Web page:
|Year completed||Structure name||Location||Notes|
|1885||Villa and Stable for W. Pickering (as Clark and Pye); (no longer exists)||Lytton Road, East Brisbane|
|1885||Cottage (as Clark and Pye); (no longer exists)||Remy Street, Petrie Bight|
|1885-1887||Imperial Hotel (as Clark and Pye)||70 George Street, Brisbane|
|1889||Relief Stonework Panels, Alice Street Wing, Parliament House||69 Alice Street, Brisbane|
|1897-1898||Post Office, Warwick||98 Palmerin Street, Warwick|
|1898||Department of Primary Industries Building William Street facade||99 William Street, Brisbane|
|1898-1899||Queensland Stock Institute (also known as the Bacteriological Institute, or the Director of Boarding Residence, Brisbane Grammar School)||College Road, Spring Hill|
|1899||Customs House Rockhampton (designed with G.D. Payne)||208 Quay Street, Rockhampton|
|1899-1900||East Brisbane State School||90 Wellington Road, East Brisbane|
|1899-1900||Post Office, Ipswich||114 Brisbane Street, Ipswich|
|1900||Police Station, Warwick||86 Fitzroy Street, Warwick|
|?1901||Killarney Courthouse; (no longer exists)||Killarney|
|1901||Naval Offices||3 Edward St, Brisbane|
|1901||Decoration of Government Buildings in Brisbane|
(Customs House, the Treasury Buildings, Geological Museum, Lands Office, Government Printing Office, and various others)
|Primarily George, Queen and William Streets, Brisbane|
|1901||Stanthorpe Post Office||14 Maryland St, Stanthorpe|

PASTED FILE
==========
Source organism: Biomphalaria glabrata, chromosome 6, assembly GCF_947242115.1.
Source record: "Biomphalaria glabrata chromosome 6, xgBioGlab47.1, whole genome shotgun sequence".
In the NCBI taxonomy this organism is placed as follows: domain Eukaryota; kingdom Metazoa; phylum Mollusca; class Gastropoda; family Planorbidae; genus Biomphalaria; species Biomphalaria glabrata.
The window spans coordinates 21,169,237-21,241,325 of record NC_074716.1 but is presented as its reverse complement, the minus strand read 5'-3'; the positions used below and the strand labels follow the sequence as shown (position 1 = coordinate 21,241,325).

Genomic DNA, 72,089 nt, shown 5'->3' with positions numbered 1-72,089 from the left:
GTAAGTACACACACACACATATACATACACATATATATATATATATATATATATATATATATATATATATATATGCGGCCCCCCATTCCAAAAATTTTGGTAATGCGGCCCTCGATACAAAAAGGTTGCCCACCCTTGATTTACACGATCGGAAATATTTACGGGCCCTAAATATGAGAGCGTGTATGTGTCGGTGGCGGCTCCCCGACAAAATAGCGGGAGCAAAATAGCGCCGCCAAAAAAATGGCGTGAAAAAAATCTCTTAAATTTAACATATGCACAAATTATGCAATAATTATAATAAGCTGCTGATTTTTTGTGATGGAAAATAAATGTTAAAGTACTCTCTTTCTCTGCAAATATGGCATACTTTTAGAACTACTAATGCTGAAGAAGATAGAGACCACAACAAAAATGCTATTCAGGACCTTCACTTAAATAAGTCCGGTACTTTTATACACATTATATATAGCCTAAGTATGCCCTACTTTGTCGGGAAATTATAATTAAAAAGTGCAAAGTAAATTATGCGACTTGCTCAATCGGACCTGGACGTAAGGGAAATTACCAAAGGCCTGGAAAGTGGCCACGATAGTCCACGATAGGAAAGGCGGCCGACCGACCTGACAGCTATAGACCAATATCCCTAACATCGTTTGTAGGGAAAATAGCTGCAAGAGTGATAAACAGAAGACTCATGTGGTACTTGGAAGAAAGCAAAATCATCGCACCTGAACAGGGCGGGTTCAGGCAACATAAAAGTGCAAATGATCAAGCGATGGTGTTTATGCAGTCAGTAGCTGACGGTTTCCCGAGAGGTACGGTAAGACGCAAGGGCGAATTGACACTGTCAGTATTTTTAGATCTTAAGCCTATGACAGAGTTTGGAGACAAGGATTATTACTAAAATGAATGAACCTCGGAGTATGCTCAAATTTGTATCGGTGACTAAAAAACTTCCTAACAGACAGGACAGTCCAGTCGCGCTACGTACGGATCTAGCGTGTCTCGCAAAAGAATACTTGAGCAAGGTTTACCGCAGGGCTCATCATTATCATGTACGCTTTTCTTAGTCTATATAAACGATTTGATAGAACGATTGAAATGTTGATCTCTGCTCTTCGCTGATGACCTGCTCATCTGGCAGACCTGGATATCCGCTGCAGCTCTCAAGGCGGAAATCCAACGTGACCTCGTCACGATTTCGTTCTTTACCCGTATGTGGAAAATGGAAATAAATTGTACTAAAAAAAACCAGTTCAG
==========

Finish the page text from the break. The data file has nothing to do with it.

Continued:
|1901-1905||Land Administration Building (formerly Executive Building)||142 George Street, Brisbane|
|1904||Former North Ward Defence Complex additions (drill hall and administration offices)||4-6 Oxley Street, North Ward|
|1905||Woolloongabba Post Office (former)||765 Stanley Street, Woolloongabba|
|“Tekowai” House for W.G. Chancellor; (no longer exists)||Vulture Street, South Brisbane|
|1908||Brisbane General Post Office, Elizabeth Street additions||280 Elizabeth Street, Brisbane|
|1909||Former Dispenser’s House, Diamantina Hospital||Cornwall Street, Woolloongabba|
|1910||Charters Towers Police Station (formerly Charters Towers Police Barracks)||49 Gill Street, Charters Towers|
|1910||School Of Musketry (former)||431 Lloyd St, Gallipoli Army Barracks, Enoggera|
|1910||Small Arms Magazine (former)||Murray Av, Enoggera Barracks, Enoggera|
|1911-1912||Mackay Technical College (former)||Alfred Street, Mackay|
|1911-1915||Brisbane Central Technical College (former)||2 George Street, Brisbane|
|1911-1915||Enoggera Magazine Complex||Inwood Rd, Enoggera Military Camp, Enoggera|
|1913||Remount Complex (former)||Wynter Rd, Enoggera|
|1914||Wooloowin State School||663 Lutwyche Road, Lutwyche|
|1914|| ‘A’ Block Central Queensland Institute of Technical and Further Education (TAFE) Rockhampton Campus |
(formerly ‘A’ Block, Rockhampton State High School and Technical College)
|Bolsover Street, Rockhampton|
|1914-1915||Warwick Technical College and State High School||Victoria Street, Warwick|
|1914-1915||Windsor State School||270 Lutwyche Rd, Windsor|
|1915-1916||Block ‘C’, Rockhampton District Court (formerly Rockhampton Branch of the Queensland State Government Savings Bank)||42 East Street, Rockhampton|
|1916-1917||Toowoomba Technical College (former)||124 Margaret Street, Toowoomba|
|1919||‘D’ Block, Rockhampton State High School and Technical College; (demolished 1997-98)||Alma Street, Rockhampton|
|1919-1921||Cairns Court House (former)||38-40 Abbott St, Cairns|
|1925||Enoggera Memorial Hall and School of Arts||Cnr Trundle and Wardell Streets, Enoggera|